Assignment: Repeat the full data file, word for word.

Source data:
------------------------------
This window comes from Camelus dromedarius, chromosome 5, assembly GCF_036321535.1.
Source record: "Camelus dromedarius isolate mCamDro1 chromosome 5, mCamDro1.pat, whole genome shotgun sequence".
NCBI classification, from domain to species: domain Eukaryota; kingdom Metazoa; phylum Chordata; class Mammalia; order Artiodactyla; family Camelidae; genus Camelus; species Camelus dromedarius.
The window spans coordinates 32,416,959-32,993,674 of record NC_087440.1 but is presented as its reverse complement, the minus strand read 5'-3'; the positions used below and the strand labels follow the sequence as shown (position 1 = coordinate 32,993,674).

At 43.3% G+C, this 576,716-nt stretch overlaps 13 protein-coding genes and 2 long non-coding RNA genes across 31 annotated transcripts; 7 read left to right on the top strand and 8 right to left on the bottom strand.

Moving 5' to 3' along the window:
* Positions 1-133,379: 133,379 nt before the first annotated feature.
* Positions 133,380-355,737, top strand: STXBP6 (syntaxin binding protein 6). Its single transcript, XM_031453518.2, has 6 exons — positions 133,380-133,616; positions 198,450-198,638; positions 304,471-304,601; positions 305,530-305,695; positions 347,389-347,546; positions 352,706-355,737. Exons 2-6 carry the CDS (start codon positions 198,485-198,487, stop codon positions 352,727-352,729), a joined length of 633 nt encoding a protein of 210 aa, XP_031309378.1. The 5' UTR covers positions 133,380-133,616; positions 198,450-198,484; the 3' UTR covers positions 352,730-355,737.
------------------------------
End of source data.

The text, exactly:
This window comes from Camelus dromedarius, chromosome 5, assembly GCF_036321535.1.
Source record: "Camelus dromedarius isolate mCamDro1 chromosome 5, mCamDro1.pat, whole genome shotgun sequence".
NCBI classification, from domain to species: domain Eukaryota; kingdom Metazoa; phylum Chordata; class Mammalia; order Artiodactyla; family Camelidae; genus Camelus; species Camelus dromedarius.
The window spans coordinates 32,416,959-32,993,674 of record NC_087440.1 but is presented as its reverse complement, the minus strand read 5'-3'; the positions used below and the strand labels follow the sequence as shown (position 1 = coordinate 32,993,674).

At 43.3% G+C, this 576,716-nt stretch overlaps 13 protein-coding genes and 2 long non-coding RNA genes across 31 annotated transcripts; 7 read left to right on the top strand and 8 right to left on the bottom strand.

Moving 5' to 3' along the window:
* Positions 1-133,379: 133,379 nt before the first annotated feature.
* Positions 133,380-355,737, top strand: STXBP6 (syntaxin binding protein 6). Its single transcript, XM_031453518.2, has 6 exons — positions 133,380-133,616; positions 198,450-198,638; positions 304,471-304,601; positions 305,530-305,695; positions 347,389-347,546; positions 352,706-355,737. Exons 2-6 carry the CDS (start codon positions 198,485-198,487, stop codon positions 352,727-352,729), a joined length of 633 nt encoding a protein of 210 aa, XP_031309378.1. The 5' UTR covers positions 133,380-133,616; positions 198,450-198,484; the 3' UTR covers positions 352,730-355,737.